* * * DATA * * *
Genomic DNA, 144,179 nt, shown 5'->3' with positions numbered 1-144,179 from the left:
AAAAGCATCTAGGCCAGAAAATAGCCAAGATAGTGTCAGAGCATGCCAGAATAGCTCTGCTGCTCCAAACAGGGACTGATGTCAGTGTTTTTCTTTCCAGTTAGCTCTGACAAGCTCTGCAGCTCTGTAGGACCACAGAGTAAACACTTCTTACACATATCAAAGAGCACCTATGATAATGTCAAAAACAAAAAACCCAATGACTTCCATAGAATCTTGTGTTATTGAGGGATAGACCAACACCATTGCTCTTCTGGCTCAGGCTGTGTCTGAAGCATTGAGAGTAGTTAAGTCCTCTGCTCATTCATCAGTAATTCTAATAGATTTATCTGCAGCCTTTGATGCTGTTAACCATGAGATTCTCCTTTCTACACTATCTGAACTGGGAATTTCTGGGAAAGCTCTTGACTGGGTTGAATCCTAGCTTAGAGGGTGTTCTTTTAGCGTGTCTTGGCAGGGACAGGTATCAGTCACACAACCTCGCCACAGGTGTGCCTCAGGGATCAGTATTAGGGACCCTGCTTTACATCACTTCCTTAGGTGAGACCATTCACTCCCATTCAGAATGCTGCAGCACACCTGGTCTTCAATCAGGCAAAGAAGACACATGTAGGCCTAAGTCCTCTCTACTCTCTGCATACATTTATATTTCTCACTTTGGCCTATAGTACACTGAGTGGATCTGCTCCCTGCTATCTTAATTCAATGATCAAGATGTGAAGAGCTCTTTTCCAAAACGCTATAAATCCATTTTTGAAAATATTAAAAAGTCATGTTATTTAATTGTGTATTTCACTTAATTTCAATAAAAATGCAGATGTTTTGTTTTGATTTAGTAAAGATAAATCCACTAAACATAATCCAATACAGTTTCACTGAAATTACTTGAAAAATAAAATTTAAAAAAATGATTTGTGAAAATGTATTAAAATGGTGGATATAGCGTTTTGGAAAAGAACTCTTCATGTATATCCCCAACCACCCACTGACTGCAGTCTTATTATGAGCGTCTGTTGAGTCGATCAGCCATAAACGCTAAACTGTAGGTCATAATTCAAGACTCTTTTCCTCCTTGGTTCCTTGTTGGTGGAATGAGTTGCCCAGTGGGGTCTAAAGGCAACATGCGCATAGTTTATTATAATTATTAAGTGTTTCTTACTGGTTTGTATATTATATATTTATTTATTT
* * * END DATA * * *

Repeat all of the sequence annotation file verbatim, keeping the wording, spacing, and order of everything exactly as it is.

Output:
Genomic DNA, 144,179 nt, shown 5'->3' with positions numbered 1-144,179 from the left:
AAAAGCATCTAGGCCAGAAAATAGCCAAGATAGTGTCAGAGCATGCCAGAATAGCTCTGCTGCTCCAAACAGGGACTGATGTCAGTGTTTTTCTTTCCAGTTAGCTCTGACAAGCTCTGCAGCTCTGTAGGACCACAGAGTAAACACTTCTTACACATATCAAAGAGCACCTATGATAATGTCAAAAACAAAAAACCCAATGACTTCCATAGAATCTTGTGTTATTGAGGGATAGACCAACACCATTGCTCTTCTGGCTCAGGCTGTGTCTGAAGCATTGAGAGTAGTTAAGTCCTCTGCTCATTCATCAGTAATTCTAATAGATTTATCTGCAGCCTTTGATGCTGTTAACCATGAGATTCTCCTTTCTACACTATCTGAACTGGGAATTTCTGGGAAAGCTCTTGACTGGGTTGAATCCTAGCTTAGAGGGTGTTCTTTTAGCGTGTCTTGGCAGGGACAGGTATCAGTCACACAACCTCGCCACAGGTGTGCCTCAGGGATCAGTATTAGGGACCCTGCTTTACATCACTTCCTTAGGTGAGACCATTCACTCCCATTCAGAATGCTGCAGCACACCTGGTCTTCAATCAGGCAAAGAAGACACATGTAGGCCTAAGTCCTCTCTACTCTCTGCATACATTTATATTTCTCACTTTGGCCTATAGTACACTGAGTGGATCTGCTCCCTGCTATCTTAATTCAATGATCAAGATGTGAAGAGCTCTTTTCCAAAACGCTATAAATCCATTTTTGAAAATATTAAAAAGTCATGTTATTTAATTGTGTATTTCACTTAATTTCAATAAAAATGCAGATGTTTTGTTTTGATTTAGTAAAGATAAATCCACTAAACATAATCCAATACAGTTTCACTGAAATTACTTGAAAAATAAAATTTAAAAAAATGATTTGTGAAAATGTATTAAAATGGTGGATATAGCGTTTTGGAAAAGAACTCTTCATGTATATCCCCAACCACCCACTGACTGCAGTCTTATTATGAGCGTCTGTTGAGTCGATCAGCCATAAACGCTAAACTGTAGGTCATAATTCAAGACTCTTTTCCTCCTTGGTTCCTTGTTGGTGGAATGAGTTGCCCAGTGGGGTCTAAAGGCAACATGCGCATAGTTTATTATAATTATTAAGTGTTTCTTACTGGTTTGTATATTATATATTTATTTATTT